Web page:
Benazir Bhutto was a woman who clearly understood the dangers she faced. On October 21, shortly after returning home from eight years in exile and surviving an assassination attempt, she E-mailed one of her many American friends, Joe Pascal. "We have a lot of security issues," she typed into her Blackberry. "The GOP (government of Pakistan) says it will solve, but then there is no movement. Soldiering on." Just over two months later, she was dead.
Given the tenor of politics in Pakistan today, it was perhaps inevitable that the assassination of a leading political figure, particularly one as polarizing as Bhutto, would become hopelessly mired in conspiracy theories and controversy. Indeed, even the cause of her death remains in dispute, let alone the perpetrator.
The government quickly accused extremists, but most Pakistanis blamed the government. President Pervez Musharraf's more charitable critics castigated him for failing to provide adequate security. Others accused his administration of orchestrating the attack. Nobody believed the Interior Ministry spokesman who stepped out less than 12 hours after the assassination to finger Baitullah Mehsud, a tribal leader alleged to be allied with al Qaeda.
Instead, many Pakistanis were reminded of a familiar national joke: Three police officers from the United States, Britain, and Pakistan are having dinner together. The American brags to his colleagues that, back home, police solve most crimes 24 hours after they happen. The Brit counters that his force is so good that it needs only 12 hours. "That's nothing," says the Pakistani, laughing. "We know 24 hours ahead of time when and where the crime is going to happen."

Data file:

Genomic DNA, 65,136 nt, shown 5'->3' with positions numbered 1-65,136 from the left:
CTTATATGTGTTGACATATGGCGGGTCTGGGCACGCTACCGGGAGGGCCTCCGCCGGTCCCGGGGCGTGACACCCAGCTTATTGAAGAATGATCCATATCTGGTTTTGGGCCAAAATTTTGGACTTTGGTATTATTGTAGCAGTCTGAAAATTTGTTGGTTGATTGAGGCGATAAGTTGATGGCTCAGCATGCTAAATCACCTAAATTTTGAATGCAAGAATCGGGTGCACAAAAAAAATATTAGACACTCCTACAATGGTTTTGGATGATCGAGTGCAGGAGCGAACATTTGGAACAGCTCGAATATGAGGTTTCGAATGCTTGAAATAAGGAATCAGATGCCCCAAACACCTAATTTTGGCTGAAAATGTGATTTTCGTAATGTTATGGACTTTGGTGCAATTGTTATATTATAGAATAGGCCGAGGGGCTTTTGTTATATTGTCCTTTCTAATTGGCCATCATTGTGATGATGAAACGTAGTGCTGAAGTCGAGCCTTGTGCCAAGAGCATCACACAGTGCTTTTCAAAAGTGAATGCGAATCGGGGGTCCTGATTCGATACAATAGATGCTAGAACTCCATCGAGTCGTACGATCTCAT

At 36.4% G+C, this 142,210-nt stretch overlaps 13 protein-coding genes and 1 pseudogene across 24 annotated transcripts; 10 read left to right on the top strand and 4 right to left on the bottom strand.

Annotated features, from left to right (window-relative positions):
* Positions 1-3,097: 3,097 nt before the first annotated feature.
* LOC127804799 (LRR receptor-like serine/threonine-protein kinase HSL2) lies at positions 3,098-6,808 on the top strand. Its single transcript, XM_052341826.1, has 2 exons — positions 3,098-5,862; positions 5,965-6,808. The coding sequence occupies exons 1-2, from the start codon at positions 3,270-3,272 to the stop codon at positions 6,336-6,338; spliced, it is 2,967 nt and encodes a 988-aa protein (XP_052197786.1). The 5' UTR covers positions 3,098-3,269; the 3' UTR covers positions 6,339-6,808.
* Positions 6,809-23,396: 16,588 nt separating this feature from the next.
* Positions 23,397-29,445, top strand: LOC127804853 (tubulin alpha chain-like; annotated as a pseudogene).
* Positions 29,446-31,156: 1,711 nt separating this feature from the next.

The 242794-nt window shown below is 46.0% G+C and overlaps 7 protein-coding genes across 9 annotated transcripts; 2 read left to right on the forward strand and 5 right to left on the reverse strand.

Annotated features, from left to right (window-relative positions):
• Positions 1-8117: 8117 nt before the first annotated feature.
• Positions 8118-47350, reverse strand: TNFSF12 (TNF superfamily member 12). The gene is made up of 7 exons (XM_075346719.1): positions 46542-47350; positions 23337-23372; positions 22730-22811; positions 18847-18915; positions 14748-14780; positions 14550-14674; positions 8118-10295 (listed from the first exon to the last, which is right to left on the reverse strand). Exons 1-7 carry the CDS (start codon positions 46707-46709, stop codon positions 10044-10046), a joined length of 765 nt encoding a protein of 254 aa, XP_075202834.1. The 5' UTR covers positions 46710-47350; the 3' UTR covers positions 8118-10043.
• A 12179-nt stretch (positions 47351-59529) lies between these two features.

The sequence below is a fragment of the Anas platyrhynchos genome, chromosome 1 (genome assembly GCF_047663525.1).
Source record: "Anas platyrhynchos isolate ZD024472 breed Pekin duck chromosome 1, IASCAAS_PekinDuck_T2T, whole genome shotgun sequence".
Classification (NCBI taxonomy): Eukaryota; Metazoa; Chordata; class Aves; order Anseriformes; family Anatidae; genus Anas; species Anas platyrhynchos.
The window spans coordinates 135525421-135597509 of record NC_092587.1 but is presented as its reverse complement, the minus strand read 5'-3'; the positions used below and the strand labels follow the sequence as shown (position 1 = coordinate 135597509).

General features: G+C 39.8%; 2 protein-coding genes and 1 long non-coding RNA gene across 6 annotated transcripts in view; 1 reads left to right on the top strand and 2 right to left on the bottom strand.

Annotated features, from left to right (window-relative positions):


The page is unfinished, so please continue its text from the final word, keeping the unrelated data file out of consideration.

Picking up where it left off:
The Pakistani government certainly did not help itself early on, hosing down the crime scene almost immediately and intimidating Bhutto's doctors to prevent them from talking to the press. Government spokespeople offered several versions of how she died, first blaming the bomb, then shrapnel, then citing a skull fracture caused by the bomb slamming her head into her vehicle—even as party loyalists and family members insisted they saw fatal bullet wounds.
After nearly a week of pressure to bring in foreign investigators or a United Nations team, Musharraf finally asked Britain's Scotland Yard to send detectives. Tariq Fatmi, a former Pakistani ambassador to the United States, says that foreign involvement is the only hope for satisfying Pakistanis. "The general public will not accept any investigations conducted by government agencies," he says.
Examining evidence. Investigators will look into the government's claim that Mehsud was behind the attack, despite a denial issued by the tribal leader's spokesman. The Interior Ministry's key piece of evidence is what it claims to be an intercepted telephone conversation during which the pro-Taliban militant congratulates his men for the successful attack on Bhutto. Additional evidence, however, will be hard to come by.
Either way, Bhutto's assassination is likely to remain the centerpiece of Pakistani conspiracy theories for years. "It has been a tradition in Pakistan that whenever a high-profile personality is killed, the murderers are never arrested," says Babar Ali, a cartoonist. "The government constitutes investigation committees just to quench the people's anger, but there is never any result."
Bhutto knew whom she would have blamed. In an E-mail to another American friend last October, she typed, "I wld hold Musharraf responsible."